Load Pins and Position Sensors used for Antarctic Research

A Load Pin and a Draw Wire Position Sensor Working in Antarctica
A Load Pin and a Draw Wire Position Sensor Working in Antarctica

Applied Measurements were contacted by Victoria University of Wellington, New Zealand about building a load pin for an Antarctic research application.  The university are involved in a project on Roosevelt Island in western Antarctica in a project to build a drill to extract a 750m ice core from the Ross Ice Shelf.

The team is made up of scientists from New Zealand, USA, Denmark, United Kingdom, Germany, Australia, Italy and China.  From the research the study will build a better picture of atmospheric greenhouse gases, carbon levels and temperature  change over the last 20,000-40,000 years.  The study will also help to determine the stability of the Ross Ice Shelf with this warming and corresponding sea level rise since the end of the earths last glaciation 20,000 years ago.

Applied Measurements needed to design and manufacture a pair of custom load pins for the university that could compensate for temperatures as low as -30degC.  The load pin also had a built in ICA4S amplifier that could give a 4-20mA output for them to use to monitor the drilling forces.

The Antarctic Drilling Laboratory
The Antarctic Drilling Laboratory – Credit: Dr. Sepp Kipfstuhl, Alfred Wegener Institute Germany

The team also needed a way to monitor the extension movement of the drill mast.  This was done with a WS12 draw wire sensor also giving a 4-20mA output.  The WS12 is able to cope with the harsh environment as standard due to its IP67 environmental protection and low temperature operation as low as –20degC.  Due to the temperature never rising above zero on site there was never a problem with ice forming so it was able to operate at lower temperatures than -20degC.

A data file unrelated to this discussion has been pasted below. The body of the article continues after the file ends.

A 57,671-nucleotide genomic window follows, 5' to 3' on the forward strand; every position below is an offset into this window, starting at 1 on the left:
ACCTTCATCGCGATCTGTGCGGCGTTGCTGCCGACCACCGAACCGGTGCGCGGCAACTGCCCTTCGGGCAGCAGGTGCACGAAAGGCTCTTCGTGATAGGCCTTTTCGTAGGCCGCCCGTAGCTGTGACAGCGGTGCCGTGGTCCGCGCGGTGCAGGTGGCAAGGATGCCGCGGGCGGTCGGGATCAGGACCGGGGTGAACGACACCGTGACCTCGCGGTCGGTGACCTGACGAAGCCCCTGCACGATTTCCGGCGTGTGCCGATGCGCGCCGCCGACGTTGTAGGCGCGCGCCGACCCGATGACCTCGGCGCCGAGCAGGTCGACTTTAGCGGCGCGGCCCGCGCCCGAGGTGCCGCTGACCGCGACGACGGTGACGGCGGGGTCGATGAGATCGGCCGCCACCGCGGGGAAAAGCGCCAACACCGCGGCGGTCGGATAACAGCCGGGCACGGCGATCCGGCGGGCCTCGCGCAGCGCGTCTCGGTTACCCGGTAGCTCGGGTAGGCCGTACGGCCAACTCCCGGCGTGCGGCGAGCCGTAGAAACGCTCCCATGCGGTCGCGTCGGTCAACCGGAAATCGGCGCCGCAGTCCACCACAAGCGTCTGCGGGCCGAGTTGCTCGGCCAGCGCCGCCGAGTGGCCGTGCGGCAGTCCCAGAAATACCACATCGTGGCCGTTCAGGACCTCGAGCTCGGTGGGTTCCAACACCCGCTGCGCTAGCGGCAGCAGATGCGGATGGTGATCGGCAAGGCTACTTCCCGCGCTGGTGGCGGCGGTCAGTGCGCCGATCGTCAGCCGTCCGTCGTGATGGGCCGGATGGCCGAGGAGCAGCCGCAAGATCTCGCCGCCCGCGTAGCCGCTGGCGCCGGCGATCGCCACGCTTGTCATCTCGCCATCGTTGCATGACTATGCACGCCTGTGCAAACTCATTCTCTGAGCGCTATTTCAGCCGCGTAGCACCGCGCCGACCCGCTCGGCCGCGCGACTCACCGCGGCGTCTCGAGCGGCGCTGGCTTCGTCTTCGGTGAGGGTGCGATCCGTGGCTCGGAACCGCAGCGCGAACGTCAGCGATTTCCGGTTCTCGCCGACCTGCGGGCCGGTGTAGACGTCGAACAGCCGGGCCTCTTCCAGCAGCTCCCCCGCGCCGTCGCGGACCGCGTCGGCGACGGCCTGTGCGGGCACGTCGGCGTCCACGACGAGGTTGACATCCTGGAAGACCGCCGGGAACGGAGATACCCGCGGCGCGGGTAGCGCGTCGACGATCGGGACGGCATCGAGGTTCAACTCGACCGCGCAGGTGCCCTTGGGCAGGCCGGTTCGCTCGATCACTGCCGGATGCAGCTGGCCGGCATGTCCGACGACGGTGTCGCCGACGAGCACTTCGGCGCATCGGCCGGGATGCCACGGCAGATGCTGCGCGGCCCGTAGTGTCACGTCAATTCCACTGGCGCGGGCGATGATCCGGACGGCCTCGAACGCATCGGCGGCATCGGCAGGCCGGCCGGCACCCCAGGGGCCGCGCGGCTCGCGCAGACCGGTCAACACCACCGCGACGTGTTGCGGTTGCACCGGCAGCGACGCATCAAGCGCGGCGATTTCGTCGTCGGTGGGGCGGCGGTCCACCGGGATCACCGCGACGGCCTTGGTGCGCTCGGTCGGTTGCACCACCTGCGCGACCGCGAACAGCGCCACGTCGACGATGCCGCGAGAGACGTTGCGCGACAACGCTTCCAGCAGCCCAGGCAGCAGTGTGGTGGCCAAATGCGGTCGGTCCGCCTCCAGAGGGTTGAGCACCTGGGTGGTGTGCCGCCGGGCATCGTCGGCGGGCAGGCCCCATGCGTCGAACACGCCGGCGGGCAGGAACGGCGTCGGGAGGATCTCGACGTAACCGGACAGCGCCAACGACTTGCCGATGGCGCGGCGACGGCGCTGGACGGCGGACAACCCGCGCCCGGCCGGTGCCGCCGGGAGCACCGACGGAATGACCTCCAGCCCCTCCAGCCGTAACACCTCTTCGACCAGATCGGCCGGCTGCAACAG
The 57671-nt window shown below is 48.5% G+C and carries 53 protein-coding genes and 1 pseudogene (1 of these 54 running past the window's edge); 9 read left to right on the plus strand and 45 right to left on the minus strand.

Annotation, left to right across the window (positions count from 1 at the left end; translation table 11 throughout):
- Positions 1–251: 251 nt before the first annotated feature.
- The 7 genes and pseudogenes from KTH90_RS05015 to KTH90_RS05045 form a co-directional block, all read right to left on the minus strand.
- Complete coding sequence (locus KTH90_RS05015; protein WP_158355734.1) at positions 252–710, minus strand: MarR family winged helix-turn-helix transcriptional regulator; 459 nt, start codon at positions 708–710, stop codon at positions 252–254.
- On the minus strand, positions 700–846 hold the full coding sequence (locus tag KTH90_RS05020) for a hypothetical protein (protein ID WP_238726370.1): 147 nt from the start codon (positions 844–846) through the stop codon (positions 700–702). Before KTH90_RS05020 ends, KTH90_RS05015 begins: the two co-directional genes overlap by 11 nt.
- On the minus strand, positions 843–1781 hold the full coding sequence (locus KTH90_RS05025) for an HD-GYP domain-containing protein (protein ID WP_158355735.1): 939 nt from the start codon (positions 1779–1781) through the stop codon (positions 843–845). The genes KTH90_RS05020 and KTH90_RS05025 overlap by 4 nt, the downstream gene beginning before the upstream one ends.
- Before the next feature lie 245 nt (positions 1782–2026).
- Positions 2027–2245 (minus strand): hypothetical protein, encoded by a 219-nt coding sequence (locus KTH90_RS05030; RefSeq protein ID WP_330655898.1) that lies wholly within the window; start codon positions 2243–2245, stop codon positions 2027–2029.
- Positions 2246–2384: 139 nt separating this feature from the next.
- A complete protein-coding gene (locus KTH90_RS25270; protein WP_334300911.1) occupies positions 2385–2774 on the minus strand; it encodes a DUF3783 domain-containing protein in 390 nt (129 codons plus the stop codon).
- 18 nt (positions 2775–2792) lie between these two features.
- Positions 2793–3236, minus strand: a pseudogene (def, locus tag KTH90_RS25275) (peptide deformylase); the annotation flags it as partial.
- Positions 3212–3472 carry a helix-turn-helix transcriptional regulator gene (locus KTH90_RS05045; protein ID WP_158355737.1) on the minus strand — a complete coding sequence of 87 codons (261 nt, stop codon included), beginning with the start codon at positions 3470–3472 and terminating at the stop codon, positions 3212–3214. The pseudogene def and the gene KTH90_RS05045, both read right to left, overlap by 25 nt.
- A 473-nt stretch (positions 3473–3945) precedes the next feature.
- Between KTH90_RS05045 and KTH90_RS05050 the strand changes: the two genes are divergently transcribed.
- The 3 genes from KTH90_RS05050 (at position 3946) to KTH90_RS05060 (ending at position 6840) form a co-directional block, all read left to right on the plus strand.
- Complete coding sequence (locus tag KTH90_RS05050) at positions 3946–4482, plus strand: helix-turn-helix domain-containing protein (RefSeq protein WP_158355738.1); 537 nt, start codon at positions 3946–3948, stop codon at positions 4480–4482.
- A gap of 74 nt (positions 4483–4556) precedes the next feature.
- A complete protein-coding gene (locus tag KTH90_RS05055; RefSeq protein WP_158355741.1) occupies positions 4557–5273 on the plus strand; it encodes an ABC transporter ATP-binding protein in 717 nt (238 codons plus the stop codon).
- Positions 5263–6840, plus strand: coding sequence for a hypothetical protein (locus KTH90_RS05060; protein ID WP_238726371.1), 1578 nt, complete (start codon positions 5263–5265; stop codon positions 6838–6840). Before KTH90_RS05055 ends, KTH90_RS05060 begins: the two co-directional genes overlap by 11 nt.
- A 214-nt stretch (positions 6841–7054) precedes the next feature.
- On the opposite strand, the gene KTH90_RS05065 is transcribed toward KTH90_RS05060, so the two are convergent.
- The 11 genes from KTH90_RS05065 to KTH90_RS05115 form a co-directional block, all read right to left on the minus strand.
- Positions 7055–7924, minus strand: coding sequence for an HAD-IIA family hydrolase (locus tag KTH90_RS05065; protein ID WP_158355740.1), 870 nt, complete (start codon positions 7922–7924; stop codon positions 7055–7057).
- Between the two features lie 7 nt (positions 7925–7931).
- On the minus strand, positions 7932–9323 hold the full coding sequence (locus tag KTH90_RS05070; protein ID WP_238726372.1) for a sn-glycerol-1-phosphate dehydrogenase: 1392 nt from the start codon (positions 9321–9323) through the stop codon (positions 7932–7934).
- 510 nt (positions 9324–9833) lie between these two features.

The team needed a display for each of the sensors that we supplied and also asked us to provide a display for an existing rotary sensor that they had already sourced.  Their rotary sensor gave a pulse output unlike the 4-20mA output that all of the other sensors gave.

The flexibility of the Intuitive-2 range of indicators meant that we could offer a 4 separate indicators to monitor the two load pins, the WS12 draw wire and the rotary sensor so that each indicator gave the same type of RS485 serial output.  Because of the modular construction of the Intuitive 2 range of indicators this meant that the team could take fewer spare parts costing less money to the Antarctic site as almost all of them could be shared by the different variations of the Intuitive 2 indicator.

It has been 3 years now since we first heard from the University.  The modular spares for the indicators have proved invaluable for the team and has meant that they can save time when replacing parts as recalibration of the equipment needs not be done every time as you would when totally replacing a meter.  The reliability of the load pins and draw wire has been proved as the drill system is now into it’s 2nd year of service on the ice.

For more information please call us on 01189 817339 or email us on [email protected]

The Antarctic Research Camp
The Antarctic Research Camp – Credit: Dr. Sepp Kipfstuhl, Alfred Wegener Institute Germany